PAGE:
I think there’s a place for both. As many of us in this genre know, we wouldn’t exist if it weren’t for ebooks. Ebooks make non-mainstream stuff more accessible. I also love the convenience. It’s much easier to load up my Kindle when I travel than take up space in my suitcase. And it’s perfect for commuting on public transit.

However, I still love my print books. There is something about the experience of opening a book for the first time; the smell, the feel of the pages, the weight of it on your lap. And I love browsing bookshelves in the library or bookstore. Recent studies also show that we still absorb material better when it is in print form rather than electronic.

What's the weirdest thing you've ever done in the name of research?
[Spoiler alert]

So, Nights Like These was inspired by my own corporate layoff, and the last several months of my employment were spent plotting it out. In fact, it’s so closely inspired, right down to the layout of the office building and the idea of corporate art theft, that I spent my last couple of weeks on the job scoping out the place and putting myself in Miles’ and the thief’s shoes. If anyone was watching, they would have seen me studying the art and looking for security cameras and hiding places. When I came in in the morning, I would surreptitiously check out the front security desk to see how it was set up. I’d have to say that’s about the most “hands-on” I’ve ever gotten with research.

Do you use a pen name? If so, how did you come up with it?

Given recent events, there seems to be a lot of interest in pen names lately and why authors choose them. Yes, I use a pen name. For me, it’s not about hiding or deceiving, it's about maintaining a semblance of privacy. In daily life I am a private person. I like to decide who I share things with. I don't have a personal Facebook account. I'm not on Twitter, or Instagram or any other social media platform. I am not a sharer. In fact, writing has forced me into these spheres where I would normally never venture. Like many other writers, I have a full-time job, and I prefer to keep that separate from my writing world.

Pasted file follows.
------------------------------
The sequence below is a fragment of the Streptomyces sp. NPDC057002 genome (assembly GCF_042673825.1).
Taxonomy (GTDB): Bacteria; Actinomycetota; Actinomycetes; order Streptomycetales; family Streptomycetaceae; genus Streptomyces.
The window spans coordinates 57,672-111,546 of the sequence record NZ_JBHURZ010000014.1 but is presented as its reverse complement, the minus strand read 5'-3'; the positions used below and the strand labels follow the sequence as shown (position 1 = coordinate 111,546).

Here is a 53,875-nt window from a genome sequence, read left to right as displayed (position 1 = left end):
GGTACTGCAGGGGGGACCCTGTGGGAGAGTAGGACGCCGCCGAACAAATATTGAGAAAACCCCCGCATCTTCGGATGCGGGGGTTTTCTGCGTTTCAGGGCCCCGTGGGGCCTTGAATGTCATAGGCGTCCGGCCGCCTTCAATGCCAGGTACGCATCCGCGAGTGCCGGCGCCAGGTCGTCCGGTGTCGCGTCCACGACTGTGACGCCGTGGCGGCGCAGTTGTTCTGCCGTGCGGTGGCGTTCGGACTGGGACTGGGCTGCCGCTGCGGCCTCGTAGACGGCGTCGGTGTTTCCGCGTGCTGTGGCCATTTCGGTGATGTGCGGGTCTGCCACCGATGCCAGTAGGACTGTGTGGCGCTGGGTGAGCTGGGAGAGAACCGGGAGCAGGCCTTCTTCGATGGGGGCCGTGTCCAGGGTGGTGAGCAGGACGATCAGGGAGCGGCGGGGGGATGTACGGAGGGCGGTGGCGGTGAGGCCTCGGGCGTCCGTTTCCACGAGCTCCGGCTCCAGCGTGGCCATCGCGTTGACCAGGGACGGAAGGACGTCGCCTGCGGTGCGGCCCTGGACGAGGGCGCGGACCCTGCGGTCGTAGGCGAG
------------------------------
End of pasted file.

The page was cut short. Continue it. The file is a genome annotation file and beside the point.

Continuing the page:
When I first started reading this genre, it was standard practice for women to take men's or gender-neutral names. I guess I fell into that trap. But I didn't just pull one out of thin air; Chris is the short form of my middle name, and there was a period growing up when I would only answer to it. Scully is a family name.

While I do use a pen name, I have never tried to hide my sex—my bio clearly is written in the feminine. Any personal information I share is MINE—I don't make anything up. It's all boring ME. The only difference is the name I answer to.

What would we find under your bed?

Dust bunnies. And storage boxes full of things I don’t use but can’t get rid of.